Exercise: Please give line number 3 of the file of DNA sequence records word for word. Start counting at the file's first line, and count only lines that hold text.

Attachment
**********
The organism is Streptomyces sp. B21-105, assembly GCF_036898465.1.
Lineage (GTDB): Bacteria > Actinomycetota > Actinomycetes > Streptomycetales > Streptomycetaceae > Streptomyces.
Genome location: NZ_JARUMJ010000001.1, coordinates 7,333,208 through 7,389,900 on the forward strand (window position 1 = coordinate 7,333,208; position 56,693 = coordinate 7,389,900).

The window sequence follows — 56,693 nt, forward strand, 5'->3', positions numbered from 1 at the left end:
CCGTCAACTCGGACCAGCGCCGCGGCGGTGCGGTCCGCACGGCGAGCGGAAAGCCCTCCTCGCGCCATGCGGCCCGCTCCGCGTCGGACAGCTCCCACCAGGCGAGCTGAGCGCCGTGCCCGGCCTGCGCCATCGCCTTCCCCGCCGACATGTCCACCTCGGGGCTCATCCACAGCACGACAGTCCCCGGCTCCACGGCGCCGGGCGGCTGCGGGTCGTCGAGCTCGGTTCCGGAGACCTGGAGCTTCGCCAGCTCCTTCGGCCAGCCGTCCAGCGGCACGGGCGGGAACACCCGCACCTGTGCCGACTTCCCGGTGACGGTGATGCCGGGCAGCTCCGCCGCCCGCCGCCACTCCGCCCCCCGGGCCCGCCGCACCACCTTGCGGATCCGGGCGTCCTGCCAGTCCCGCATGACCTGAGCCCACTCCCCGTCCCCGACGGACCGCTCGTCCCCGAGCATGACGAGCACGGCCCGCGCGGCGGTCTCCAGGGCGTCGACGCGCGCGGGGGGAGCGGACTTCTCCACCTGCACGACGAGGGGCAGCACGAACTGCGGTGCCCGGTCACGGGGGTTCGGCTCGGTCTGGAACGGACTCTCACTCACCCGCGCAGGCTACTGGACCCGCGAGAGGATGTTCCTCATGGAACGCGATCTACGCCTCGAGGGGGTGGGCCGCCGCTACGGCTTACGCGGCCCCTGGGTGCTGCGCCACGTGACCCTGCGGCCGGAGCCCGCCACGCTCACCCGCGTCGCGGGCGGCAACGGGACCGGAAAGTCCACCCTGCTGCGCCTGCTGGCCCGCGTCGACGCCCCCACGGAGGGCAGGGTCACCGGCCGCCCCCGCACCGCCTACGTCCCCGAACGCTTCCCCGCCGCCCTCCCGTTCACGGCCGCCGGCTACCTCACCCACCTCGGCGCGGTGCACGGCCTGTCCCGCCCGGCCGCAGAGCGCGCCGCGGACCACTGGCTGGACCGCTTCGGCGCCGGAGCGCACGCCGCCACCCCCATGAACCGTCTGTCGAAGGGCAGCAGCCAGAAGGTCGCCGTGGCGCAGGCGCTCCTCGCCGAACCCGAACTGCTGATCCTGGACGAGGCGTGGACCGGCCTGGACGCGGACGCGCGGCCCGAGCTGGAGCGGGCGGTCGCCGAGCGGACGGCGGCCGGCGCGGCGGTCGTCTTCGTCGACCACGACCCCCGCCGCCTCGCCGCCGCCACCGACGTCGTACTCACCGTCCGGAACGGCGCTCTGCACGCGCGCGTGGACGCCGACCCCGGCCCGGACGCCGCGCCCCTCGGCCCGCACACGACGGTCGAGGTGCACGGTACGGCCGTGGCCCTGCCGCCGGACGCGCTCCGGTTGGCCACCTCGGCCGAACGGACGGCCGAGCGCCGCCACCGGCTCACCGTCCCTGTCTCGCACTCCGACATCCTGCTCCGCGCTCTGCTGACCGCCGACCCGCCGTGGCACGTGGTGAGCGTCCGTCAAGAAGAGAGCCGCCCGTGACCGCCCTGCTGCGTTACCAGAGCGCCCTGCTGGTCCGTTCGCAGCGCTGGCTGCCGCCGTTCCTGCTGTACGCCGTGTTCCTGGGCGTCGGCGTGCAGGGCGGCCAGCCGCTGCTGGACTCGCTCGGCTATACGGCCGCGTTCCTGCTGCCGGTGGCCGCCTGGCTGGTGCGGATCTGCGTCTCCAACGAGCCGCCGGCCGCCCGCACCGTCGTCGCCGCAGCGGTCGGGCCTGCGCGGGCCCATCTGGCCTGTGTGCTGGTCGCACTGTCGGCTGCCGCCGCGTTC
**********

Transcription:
Genome location: NZ_JARUMJ010000001.1, coordinates 7,333,208 through 7,389,900 on the forward strand (window position 1 = coordinate 7,333,208; position 56,693 = coordinate 7,389,900).